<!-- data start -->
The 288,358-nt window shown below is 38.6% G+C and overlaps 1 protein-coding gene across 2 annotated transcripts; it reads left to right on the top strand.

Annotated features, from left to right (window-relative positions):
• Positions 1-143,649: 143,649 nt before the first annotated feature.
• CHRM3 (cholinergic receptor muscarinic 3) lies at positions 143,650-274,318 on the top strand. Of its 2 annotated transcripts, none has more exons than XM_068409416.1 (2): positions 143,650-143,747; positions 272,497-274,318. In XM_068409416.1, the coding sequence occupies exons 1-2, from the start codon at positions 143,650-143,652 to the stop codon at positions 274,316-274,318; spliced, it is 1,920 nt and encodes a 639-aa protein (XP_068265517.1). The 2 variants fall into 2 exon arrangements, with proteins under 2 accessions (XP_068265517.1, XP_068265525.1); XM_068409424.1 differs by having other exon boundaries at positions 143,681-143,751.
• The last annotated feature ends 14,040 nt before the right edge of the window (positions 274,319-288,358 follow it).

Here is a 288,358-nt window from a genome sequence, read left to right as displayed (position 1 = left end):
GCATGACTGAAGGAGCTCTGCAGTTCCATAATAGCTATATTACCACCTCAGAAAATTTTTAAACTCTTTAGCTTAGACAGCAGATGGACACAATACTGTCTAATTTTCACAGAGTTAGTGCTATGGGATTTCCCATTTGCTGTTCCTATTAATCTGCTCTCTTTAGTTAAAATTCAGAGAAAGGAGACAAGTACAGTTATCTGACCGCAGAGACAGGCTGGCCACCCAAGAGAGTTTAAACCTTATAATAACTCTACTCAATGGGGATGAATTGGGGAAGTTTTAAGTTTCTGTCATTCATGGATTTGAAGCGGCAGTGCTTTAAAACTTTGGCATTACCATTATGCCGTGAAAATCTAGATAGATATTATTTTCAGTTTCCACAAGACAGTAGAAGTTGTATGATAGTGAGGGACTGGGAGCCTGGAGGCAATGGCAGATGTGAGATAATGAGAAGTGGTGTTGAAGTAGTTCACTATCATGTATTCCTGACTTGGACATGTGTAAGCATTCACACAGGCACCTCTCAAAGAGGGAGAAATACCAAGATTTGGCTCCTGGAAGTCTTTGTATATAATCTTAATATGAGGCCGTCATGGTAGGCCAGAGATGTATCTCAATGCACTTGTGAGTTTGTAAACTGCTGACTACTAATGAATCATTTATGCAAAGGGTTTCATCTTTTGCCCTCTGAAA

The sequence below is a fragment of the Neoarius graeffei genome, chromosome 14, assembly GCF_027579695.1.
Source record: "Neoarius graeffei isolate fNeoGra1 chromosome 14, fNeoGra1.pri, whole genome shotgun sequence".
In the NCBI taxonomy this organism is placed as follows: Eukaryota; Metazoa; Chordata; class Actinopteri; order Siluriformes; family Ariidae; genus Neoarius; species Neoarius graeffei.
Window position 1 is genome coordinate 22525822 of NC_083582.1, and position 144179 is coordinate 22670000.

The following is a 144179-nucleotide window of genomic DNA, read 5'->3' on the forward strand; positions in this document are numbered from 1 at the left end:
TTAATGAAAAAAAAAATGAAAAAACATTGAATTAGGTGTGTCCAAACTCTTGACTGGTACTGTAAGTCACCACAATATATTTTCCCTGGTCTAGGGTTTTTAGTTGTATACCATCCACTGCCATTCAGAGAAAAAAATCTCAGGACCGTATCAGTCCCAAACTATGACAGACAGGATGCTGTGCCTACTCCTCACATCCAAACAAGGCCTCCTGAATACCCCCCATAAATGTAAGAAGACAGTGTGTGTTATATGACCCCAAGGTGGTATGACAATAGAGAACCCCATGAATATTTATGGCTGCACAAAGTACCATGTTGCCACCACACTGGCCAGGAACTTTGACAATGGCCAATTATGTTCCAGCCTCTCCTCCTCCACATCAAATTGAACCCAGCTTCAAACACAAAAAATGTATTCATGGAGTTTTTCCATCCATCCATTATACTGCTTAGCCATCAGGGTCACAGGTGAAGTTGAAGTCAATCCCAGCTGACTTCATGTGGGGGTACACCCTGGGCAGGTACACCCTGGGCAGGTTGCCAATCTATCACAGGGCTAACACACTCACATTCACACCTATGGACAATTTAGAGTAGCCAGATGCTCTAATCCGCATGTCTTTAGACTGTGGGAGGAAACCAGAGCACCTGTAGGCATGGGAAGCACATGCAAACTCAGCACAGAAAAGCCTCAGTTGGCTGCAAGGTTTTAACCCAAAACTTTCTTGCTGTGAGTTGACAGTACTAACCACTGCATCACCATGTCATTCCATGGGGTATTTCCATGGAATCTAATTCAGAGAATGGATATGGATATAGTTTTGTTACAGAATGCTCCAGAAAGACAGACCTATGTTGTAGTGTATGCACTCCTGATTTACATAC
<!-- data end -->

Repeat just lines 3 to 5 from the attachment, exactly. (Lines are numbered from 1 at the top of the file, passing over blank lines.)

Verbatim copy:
• Positions 1-143,649: 143,649 nt before the first annotated feature.
• CHRM3 (cholinergic receptor muscarinic 3) lies at positions 143,650-274,318 on the top strand. Of its 2 annotated transcripts, none has more exons than XM_068409416.1 (2): positions 143,650-143,747; positions 272,497-274,318. In XM_068409416.1, the coding sequence occupies exons 1-2, from the start codon at positions 143,650-143,652 to the stop codon at positions 274,316-274,318; spliced, it is 1,920 nt and encodes a 639-aa protein (XP_068265517.1). The 2 variants fall into 2 exon arrangements, with proteins under 2 accessions (XP_068265517.1, XP_068265525.1); XM_068409424.1 differs by having other exon boundaries at positions 143,681-143,751.
• The last annotated feature ends 14,040 nt before the right edge of the window (positions 274,319-288,358 follow it).